There is something ritualistic in the way Philip Jeck's music slowly gathers momentum. One imagines the man engaged in a ceremonial, using ample gestures full of symbolic meaning. Host shatters this image in a very nice manner. The enhanced CD includes a 21-minute video taken from a double-screen film by Guy Marc Hinant and Dominique Lohlé entitled That's What She Wrote: Portraits of Philip Jeck and Robert Hampson Performing. Serene and peaceful like a granny knitting a sweater in front of the fireplace, Jeck is seen setting record players in motion, slowly turning knobs and flipping switches (the double-screen technique answers Jeck's use of parallel time-lines). And despite the mundaneness and lack of grandiosity of these gestures, amazing music reaches one's ears. The video comes from a live radio session in November 2001. The three audio-only pieces were recorded in 2001 and 2002. The audio portion is sequenced to help the listener dive into Jeck's refreshed sound world. From the short "Community" down to the 24-minute-long "Skew," they increase in duration, each one pushing the art further into more destabilizing territory. "Community" is delicate and dreamy, reminiscent of the Vinyl Coda series. "Accommodation" gets nastier in the sound manipulation department -- a choir gets severely mutilated by signal overload, creating an eerie atmosphere. And "Skew" is the most extreme piece Jeck has committed to disc yet. It has a couple of overlong passages, as if the artist had been tentative at first as to what path to choose. In the end, he lets the records escalate into an orgy of noise, over-amplifying to the point where the last six minutes or so sound like genuine analog-era Merzbow. This piece will surprise more than a few Jeck followers.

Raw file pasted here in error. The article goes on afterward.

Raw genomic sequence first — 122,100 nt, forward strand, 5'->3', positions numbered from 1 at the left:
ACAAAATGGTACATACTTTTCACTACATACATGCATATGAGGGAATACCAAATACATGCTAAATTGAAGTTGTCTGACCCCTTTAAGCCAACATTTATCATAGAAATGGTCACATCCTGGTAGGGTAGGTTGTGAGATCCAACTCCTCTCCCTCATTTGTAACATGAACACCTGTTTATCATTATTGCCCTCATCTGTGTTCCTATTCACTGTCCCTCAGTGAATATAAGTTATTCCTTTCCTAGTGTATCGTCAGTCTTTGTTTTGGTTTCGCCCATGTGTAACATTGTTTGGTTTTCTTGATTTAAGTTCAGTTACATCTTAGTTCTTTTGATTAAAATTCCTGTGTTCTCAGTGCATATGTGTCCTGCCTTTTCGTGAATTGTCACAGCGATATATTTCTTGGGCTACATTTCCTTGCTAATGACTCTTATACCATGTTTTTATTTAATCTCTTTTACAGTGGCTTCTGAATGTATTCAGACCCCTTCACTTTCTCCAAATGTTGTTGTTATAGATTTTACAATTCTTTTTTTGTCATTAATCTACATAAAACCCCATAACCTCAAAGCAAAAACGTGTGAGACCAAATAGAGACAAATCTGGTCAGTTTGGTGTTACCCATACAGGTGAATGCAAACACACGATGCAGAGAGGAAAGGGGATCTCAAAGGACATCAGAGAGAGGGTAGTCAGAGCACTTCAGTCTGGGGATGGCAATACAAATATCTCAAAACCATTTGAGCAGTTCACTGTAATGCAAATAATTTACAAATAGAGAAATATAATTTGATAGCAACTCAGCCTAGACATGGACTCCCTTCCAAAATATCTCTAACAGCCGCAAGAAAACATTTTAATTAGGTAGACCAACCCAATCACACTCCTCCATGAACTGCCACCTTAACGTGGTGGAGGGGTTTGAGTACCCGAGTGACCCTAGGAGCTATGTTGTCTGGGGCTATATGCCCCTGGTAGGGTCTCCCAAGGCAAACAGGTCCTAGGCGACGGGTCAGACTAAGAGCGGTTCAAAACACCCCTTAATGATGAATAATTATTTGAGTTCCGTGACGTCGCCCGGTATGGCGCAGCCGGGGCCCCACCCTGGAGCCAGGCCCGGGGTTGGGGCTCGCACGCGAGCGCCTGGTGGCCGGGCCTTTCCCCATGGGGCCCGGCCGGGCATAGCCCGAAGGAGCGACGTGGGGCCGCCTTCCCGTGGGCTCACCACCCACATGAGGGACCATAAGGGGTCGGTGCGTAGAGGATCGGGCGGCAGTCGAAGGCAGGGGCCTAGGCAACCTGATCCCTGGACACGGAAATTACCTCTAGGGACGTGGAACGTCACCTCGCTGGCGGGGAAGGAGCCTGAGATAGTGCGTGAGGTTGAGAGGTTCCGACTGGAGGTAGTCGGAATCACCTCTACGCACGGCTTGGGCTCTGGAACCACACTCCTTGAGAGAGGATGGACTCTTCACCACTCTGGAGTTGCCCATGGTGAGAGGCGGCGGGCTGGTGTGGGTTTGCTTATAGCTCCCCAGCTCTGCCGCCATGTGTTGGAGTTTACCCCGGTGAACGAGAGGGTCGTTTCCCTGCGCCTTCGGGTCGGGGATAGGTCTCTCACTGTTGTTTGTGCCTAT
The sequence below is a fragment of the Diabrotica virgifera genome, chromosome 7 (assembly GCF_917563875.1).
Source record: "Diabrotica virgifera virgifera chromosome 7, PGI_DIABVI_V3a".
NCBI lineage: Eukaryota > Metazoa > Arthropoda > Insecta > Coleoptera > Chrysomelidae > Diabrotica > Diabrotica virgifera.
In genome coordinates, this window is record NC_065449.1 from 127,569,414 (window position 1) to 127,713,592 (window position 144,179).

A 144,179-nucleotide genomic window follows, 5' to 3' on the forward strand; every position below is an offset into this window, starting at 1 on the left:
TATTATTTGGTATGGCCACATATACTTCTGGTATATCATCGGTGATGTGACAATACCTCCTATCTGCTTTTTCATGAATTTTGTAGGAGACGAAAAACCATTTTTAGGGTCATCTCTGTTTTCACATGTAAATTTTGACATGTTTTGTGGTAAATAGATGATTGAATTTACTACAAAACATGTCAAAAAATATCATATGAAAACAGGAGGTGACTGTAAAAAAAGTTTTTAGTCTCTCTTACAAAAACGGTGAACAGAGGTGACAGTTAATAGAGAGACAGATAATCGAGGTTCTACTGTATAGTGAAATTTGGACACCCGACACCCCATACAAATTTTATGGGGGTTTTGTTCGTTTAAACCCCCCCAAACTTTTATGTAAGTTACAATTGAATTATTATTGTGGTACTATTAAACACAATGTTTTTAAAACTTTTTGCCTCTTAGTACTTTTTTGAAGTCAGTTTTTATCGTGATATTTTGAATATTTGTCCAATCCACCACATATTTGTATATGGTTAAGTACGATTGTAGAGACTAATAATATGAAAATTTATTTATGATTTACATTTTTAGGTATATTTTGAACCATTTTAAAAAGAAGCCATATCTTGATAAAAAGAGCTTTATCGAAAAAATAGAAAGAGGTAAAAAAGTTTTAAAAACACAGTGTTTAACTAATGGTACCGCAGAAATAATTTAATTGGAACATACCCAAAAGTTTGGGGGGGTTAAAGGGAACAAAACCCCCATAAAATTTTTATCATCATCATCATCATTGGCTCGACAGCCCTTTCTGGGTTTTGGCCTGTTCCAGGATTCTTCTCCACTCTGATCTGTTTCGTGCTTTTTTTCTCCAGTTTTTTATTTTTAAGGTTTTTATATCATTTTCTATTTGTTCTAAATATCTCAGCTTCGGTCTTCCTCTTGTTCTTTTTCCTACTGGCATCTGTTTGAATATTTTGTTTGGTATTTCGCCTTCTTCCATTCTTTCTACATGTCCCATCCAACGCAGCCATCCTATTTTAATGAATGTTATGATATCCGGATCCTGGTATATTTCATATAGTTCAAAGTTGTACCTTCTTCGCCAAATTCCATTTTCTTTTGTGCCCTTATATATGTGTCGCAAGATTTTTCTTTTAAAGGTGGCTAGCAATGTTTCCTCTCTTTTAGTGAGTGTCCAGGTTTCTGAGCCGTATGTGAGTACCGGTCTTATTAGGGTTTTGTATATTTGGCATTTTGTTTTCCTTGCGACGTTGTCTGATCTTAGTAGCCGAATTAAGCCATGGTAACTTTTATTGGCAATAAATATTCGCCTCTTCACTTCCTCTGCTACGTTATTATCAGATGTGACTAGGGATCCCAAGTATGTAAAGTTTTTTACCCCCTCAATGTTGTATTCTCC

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AllMusic Review by François Couture